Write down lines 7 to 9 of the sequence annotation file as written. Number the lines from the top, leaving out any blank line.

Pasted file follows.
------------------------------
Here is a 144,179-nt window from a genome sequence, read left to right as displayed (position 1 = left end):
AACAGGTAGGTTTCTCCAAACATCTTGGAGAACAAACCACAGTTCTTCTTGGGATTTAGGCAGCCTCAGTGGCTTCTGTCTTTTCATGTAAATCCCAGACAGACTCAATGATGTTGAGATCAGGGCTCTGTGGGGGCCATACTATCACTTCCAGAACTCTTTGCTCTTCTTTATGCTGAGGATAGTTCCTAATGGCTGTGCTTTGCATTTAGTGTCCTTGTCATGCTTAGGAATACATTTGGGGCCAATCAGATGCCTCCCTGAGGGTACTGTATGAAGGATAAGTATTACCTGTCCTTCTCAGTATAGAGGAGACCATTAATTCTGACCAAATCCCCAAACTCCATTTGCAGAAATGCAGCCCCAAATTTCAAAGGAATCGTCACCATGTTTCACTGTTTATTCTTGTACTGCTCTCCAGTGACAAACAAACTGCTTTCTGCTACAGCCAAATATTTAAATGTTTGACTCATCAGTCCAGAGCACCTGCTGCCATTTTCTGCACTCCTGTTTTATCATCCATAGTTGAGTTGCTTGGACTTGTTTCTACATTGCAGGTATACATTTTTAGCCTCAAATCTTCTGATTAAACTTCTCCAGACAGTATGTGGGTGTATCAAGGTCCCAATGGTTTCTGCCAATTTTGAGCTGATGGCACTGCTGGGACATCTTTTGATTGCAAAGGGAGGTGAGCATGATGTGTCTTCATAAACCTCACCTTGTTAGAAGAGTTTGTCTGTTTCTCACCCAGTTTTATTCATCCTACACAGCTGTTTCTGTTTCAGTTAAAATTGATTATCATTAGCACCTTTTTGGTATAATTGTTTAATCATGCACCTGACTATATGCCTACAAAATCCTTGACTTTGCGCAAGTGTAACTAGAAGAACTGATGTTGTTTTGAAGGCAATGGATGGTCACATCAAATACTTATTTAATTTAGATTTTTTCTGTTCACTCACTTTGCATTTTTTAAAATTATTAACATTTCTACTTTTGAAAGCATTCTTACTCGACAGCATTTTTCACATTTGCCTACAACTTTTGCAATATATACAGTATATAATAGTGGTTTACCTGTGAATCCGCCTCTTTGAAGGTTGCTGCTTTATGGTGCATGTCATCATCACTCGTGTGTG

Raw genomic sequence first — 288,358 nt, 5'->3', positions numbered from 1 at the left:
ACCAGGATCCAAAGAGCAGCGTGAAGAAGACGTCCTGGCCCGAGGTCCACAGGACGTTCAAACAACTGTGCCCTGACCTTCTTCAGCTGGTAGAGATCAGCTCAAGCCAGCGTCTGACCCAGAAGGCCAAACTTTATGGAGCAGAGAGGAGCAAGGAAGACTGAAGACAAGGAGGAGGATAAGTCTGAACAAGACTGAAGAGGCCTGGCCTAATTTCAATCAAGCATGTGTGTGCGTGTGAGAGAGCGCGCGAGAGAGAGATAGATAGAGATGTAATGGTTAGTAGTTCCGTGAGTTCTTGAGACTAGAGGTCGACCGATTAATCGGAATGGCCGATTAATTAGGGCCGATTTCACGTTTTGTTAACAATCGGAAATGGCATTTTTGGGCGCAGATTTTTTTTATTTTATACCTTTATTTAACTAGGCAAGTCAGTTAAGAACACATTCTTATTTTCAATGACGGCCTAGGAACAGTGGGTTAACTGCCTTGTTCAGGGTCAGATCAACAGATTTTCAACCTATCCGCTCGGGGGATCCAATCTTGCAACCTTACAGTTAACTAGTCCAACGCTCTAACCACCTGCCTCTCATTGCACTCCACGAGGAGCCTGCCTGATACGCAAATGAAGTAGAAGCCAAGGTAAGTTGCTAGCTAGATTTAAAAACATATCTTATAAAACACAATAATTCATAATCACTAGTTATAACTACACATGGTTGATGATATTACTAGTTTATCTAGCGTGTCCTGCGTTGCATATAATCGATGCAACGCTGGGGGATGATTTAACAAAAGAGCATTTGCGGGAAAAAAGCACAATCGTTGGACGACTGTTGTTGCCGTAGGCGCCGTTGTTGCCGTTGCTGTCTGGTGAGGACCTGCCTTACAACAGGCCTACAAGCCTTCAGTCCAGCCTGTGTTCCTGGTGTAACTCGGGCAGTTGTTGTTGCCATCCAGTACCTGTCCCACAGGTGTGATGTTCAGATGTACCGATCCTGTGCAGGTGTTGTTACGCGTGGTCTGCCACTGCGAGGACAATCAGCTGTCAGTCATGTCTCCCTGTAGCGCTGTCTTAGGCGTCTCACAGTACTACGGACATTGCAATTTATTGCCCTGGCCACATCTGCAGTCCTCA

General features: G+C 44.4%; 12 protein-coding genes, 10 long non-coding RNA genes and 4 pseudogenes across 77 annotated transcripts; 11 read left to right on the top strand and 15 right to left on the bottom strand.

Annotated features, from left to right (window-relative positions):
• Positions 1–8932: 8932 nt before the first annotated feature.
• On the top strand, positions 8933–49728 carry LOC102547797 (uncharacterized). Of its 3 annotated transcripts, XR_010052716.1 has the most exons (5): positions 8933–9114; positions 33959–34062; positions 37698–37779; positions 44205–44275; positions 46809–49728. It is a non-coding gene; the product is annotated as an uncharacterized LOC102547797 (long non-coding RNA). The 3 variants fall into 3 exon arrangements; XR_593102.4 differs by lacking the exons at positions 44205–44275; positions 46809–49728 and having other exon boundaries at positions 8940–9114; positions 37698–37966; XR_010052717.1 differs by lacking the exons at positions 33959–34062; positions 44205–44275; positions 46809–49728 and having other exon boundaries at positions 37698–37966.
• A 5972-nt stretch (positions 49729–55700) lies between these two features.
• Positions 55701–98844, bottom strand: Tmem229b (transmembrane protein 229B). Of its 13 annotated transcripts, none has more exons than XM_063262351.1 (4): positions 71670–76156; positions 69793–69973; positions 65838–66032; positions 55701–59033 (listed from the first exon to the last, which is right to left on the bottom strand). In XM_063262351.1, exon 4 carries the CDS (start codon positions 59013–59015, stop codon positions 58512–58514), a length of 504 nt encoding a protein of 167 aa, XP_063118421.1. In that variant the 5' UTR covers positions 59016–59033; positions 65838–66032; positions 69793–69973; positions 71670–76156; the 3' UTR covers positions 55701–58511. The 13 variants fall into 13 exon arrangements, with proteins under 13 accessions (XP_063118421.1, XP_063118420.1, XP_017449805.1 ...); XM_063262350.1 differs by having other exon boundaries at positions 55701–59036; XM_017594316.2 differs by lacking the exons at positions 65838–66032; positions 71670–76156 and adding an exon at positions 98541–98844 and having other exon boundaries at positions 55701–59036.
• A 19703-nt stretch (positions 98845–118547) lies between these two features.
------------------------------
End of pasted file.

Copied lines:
• Positions 1–8932: 8932 nt before the first annotated feature.
• On the top strand, positions 8933–49728 carry LOC102547797 (uncharacterized). Of its 3 annotated transcripts, XR_010052716.1 has the most exons (5): positions 8933–9114; positions 33959–34062; positions 37698–37779; positions 44205–44275; positions 46809–49728. It is a non-coding gene; the product is annotated as an uncharacterized LOC102547797 (long non-coding RNA). The 3 variants fall into 3 exon arrangements; XR_593102.4 differs by lacking the exons at positions 44205–44275; positions 46809–49728 and having other exon boundaries at positions 8940–9114; positions 37698–37966; XR_010052717.1 differs by lacking the exons at positions 33959–34062; positions 44205–44275; positions 46809–49728 and having other exon boundaries at positions 37698–37966.
• A 5972-nt stretch (positions 49729–55700) lies between these two features.